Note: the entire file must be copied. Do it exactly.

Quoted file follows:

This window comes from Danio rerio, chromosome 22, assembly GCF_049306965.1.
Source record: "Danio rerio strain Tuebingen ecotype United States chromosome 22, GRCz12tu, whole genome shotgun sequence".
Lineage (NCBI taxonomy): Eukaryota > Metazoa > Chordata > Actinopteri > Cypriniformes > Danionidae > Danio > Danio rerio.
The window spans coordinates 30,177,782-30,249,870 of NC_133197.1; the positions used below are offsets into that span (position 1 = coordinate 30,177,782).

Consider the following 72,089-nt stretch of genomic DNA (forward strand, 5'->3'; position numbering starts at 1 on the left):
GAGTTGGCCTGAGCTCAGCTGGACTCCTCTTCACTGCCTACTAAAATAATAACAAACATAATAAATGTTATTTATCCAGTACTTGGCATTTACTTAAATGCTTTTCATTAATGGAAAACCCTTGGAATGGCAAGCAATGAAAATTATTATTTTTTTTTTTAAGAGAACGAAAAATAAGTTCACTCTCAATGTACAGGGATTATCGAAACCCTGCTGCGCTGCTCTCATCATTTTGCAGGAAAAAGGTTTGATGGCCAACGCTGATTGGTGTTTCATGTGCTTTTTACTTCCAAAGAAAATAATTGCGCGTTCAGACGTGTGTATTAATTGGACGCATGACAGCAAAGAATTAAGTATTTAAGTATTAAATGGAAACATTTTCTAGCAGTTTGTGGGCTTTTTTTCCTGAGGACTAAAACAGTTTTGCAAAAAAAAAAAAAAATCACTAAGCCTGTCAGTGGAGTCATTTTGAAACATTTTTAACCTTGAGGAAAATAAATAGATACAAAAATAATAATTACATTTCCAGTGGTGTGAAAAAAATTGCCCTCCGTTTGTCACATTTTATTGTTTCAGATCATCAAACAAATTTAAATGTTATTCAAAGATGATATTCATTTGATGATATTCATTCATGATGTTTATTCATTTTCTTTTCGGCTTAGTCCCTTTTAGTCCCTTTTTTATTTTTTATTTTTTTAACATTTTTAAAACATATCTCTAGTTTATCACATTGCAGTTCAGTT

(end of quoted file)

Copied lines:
This window comes from Danio rerio, chromosome 22, assembly GCF_049306965.1.
Source record: "Danio rerio strain Tuebingen ecotype United States chromosome 22, GRCz12tu, whole genome shotgun sequence".
Lineage (NCBI taxonomy): Eukaryota > Metazoa > Chordata > Actinopteri > Cypriniformes > Danionidae > Danio > Danio rerio.
The window spans coordinates 30,177,782-30,249,870 of NC_133197.1; the positions used below are offsets into that span (position 1 = coordinate 30,177,782).

Consider the following 72,089-nt stretch of genomic DNA (forward strand, 5'->3'; position numbering starts at 1 on the left):
GAGTTGGCCTGAGCTCAGCTGGACTCCTCTTCACTGCCTACTAAAATAATAACAAACATAATAAATGTTATTTATCCAGTACTTGGCATTTACTTAAATGCTTTTCATTAATGGAAAACCCTTGGAATGGCAAGCAATGAAAATTATTATTTTTTTTTTTAAGAGAACGAAAAATAAGTTCACTCTCAATGTACAGGGATTATCGAAACCCTGCTGCGCTGCTCTCATCATTTTGCAGGAAAAAGGTTTGATGGCCAACGCTGATTGGTGTTTCATGTGCTTTTTACTTCCAAAGAAAATAATTGCGCGTTCAGACGTGTGTATTAATTGGACGCATGACAGCAAAGAATTAAGTATTTAAGTATTAAATGGAAACATTTTCTAGCAGTTTGTGGGCTTTTTTTCCTGAGGACTAAAACAGTTTTGCAAAAAAAAAAAAAAATCACTAAGCCTGTCAGTGGAGTCATTTTGAAACATTTTTAACCTTGAGGAAAATAAATAGATACAAAAATAATAATTACATTTCCAGTGGTGTGAAAAAAATTGCCCTCCGTTTGTCACATTTTATTGTTTCAGATCATCAAACAAATTTAAATGTTATTCAAAGATGATATTCATTTGATGATATTCATTCATGATGTTTATTCATTTTCTTTTCGGCTTAGTCCCTTTTAGTCCCTTTTTTATTTTTTATTTTTTTAACATTTTTAAAACATATCTCTAGTTTATCACATTGCAGTTCAGTT